John Edwards Aide Goes to Court Amid Probe Into Campaign Spending
With his lawyer at his side, Andrew Young walked into the building in Raleigh shortly before 8:30 a.m., simply smiling at a reporter and declining to talk. He did not leave through a public entrance, and his attorney, David Geneson, didn't return repeated calls from AP.
A few months before the crucial 2008 caucuses in Iowa, where Edwards placed second to eventual President Barack Obama, Young publicly declared that he was the father of Rielle Hunter's baby.
Edwards has admitted to an affair with Hunter that he says ended in 2006. That year, Edwards' political action committee paid Hunter's video production firm $100,000 for work. Then the committee paid another $14,086 on April 1, 2007.
Edwards, a North Carolina senator from 1998 until his vice presidential bid in 2004, acknowledged earlier this year that federal investigators are looking into how he used campaign funds. Grand jury proceedings are secret, and the U.S. attorney's office in Raleigh has declined to confirm or deny an investigation.
Young hasn't spoken publicly since saying he was the father in 2007 and has repeatedly ignored reporter requests for interviews.
John Murphy, a spokesman with St. Martin's Press, said Young signed a book deal with the publisher last week. He declined to discuss the details of the agreement or the book.
"We don't even have a writer yet. The book is way off in the future," Murphy said. "We've signed a very strict confidentiality (agreement)."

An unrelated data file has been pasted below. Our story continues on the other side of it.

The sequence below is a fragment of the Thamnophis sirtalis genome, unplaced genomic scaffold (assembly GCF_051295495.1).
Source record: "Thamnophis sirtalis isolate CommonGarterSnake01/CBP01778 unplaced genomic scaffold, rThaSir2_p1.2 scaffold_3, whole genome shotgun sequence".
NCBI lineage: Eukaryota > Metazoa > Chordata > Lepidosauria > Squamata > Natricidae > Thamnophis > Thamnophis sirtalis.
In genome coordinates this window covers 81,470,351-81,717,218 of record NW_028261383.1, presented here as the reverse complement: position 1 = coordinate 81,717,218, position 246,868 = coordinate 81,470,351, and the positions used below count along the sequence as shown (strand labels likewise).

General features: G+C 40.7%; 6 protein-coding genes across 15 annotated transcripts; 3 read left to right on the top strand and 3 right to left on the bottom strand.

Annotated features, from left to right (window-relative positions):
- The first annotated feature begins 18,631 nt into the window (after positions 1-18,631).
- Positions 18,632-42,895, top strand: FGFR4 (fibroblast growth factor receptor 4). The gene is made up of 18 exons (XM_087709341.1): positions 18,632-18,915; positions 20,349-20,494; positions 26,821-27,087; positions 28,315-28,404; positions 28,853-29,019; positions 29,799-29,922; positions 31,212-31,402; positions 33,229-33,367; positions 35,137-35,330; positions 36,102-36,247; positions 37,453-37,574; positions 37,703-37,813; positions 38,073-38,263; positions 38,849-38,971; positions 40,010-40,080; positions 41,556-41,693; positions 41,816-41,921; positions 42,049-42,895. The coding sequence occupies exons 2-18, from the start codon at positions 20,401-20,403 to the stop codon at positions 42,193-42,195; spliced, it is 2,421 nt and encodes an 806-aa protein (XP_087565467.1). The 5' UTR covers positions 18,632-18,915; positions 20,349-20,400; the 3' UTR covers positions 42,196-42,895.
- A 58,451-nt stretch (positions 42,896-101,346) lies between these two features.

Edwards adamantly denied during his confessional interview with ABC News last summer that he had fathered Hunter's child, and he welcomed a paternity test. But his wife, Elizabeth, has said while promoting her book that she doesn't know if her husband is the father.
Young got his last campaign paycheck in the middle of November, a month before he and Hunter publicly declared through attorneys that he was the father. Fred Baron, who was Edwards' national finance chairman and a wealthy Dallas-based trial attorney, said last year he quietly sent money to Hunter and to Young's family to resettle in California.
Baron, who died following complications from cancer just a few months after Edwards acknowledged the affair, said he provided the money on his own, to "help two friends and former colleagues rebuild their lives when harassment by supermarket tabloids made it impossible for them to move forward on their own."
At the time of the April 2007 payment, the PAC only had $7,932 cash on hand, according to records filed with the Federal Election Commission. What made the distribution possible was that on the same day, according to the records, Edwards' presidential campaign paid the PAC $14,034 for a "furniture purchase."
That money was one of just five contributions to the political action committee for the entire three months from April 1 to June 30, 2007. The other four were on June 30, the last day of the reporting period, including a $3,000 contribution from Baron's wife, Lisa.